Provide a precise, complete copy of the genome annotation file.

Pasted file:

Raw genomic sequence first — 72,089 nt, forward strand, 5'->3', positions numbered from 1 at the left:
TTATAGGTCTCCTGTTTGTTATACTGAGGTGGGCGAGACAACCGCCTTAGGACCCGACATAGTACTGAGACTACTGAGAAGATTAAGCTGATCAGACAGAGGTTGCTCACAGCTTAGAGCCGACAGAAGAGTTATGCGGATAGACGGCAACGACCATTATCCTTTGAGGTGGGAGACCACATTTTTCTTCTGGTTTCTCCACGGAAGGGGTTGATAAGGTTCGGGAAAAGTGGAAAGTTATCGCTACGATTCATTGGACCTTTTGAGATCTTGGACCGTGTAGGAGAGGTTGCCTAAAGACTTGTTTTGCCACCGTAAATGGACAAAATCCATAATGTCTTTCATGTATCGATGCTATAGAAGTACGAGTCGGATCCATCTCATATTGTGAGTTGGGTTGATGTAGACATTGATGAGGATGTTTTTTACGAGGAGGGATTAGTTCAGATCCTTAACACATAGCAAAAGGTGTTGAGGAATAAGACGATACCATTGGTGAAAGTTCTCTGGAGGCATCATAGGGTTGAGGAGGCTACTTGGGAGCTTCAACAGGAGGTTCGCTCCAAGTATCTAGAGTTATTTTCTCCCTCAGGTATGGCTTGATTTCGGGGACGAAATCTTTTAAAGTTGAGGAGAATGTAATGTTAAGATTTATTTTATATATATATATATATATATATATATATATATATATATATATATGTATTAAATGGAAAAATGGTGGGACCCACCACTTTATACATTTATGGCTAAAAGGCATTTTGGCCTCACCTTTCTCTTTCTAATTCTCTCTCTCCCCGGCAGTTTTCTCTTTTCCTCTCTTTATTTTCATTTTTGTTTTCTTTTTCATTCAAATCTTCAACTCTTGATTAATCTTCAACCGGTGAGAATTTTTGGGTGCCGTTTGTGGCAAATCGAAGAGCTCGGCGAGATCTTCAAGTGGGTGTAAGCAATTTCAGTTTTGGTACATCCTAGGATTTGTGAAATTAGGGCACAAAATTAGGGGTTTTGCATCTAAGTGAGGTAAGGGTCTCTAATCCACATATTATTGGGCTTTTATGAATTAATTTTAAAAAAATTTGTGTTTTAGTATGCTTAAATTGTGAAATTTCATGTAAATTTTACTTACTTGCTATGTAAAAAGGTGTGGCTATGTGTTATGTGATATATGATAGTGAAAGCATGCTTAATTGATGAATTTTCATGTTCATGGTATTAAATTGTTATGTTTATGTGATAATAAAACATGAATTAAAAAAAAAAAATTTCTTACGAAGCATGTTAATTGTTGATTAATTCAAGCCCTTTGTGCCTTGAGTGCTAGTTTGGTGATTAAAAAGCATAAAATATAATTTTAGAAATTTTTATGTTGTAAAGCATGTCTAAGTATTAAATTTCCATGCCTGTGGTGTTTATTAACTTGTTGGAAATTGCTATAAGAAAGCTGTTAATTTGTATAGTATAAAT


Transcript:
Raw genomic sequence first — 72,089 nt, forward strand, 5'->3', positions numbered from 1 at the left:
TTATAGGTCTCCTGTTTGTTATACTGAGGTGGGCGAGACAACCGCCTTAGGACCCGACATAGTACTGAGACTACTGAGAAGATTAAGCTGATCAGACAGAGGTTGCTCACAGCTTAGAGCCGACAGAAGAGTTATGCGGATAGACGGCAACGACCATTATCCTTTGAGGTGGGAGACCACATTTTTCTTCTGGTTTCTCCACGGAAGGGGTTGATAAGGTTCGGGAAAAGTGGAAAGTTATCGCTACGATTCATTGGACCTTTTGAGATCTTGGACCGTGTAGGAGAGGTTGCCTAAAGACTTGTTTTGCCACCGTAAATGGACAAAATCCATAATGTCTTTCATGTATCGATGCTATAGAAGTACGAGTCGGATCCATCTCATATTGTGAGTTGGGTTGATGTAGACATTGATGAGGATGTTTTTTACGAGGAGGGATTAGTTCAGATCCTTAACACATAGCAAAAGGTGTTGAGGAATAAGACGATACCATTGGTGAAAGTTCTCTGGAGGCATCATAGGGTTGAGGAGGCTACTTGGGAGCTTCAACAGGAGGTTCGCTCCAAGTATCTAGAGTTATTTTCTCCCTCAGGTATGGCTTGATTTCGGGGACGAAATCTTTTAAAGTTGAGGAGAATGTAATGTTAAGATTTATTTTATATATATATATATATATATATATATATATATATATATATATATGTATTAAATGGAAAAATGGTGGGACCCACCACTTTATACATTTATGGCTAAAAGGCATTTTGGCCTCACCTTTCTCTTTCTAATTCTCTCTCTCCCCGGCAGTTTTCTCTTTTCCTCTCTTTATTTTCATTTTTGTTTTCTTTTTCATTCAAATCTTCAACTCTTGATTAATCTTCAACCGGTGAGAATTTTTGGGTGCCGTTTGTGGCAAATCGAAGAGCTCGGCGAGATCTTCAAGTGGGTGTAAGCAATTTCAGTTTTGGTACATCCTAGGATTTGTGAAATTAGGGCACAAAATTAGGGGTTTTGCATCTAAGTGAGGTAAGGGTCTCTAATCCACATATTATTGGGCTTTTATGAATTAATTTTAAAAAAATTTGTGTTTTAGTATGCTTAAATTGTGAAATTTCATGTAAATTTTACTTACTTGCTATGTAAAAAGGTGTGGCTATGTGTTATGTGATATATGATAGTGAAAGCATGCTTAATTGATGAATTTTCATGTTCATGGTATTAAATTGTTATGTTTATGTGATAATAAAACATGAATTAAAAAAAAAAAATTTCTTACGAAGCATGTTAATTGTTGATTAATTCAAGCCCTTTGTGCCTTGAGTGCTAGTTTGGTGATTAAAAAGCATAAAATATAATTTTAGAAATTTTTATGTTGTAAAGCATGTCTAAGTATTAAATTTCCATGCCTGTGGTGTTTATTAACTTGTTGGAAATTGCTATAAGAAAGCTGTTAATTTGTATAGTATAAAT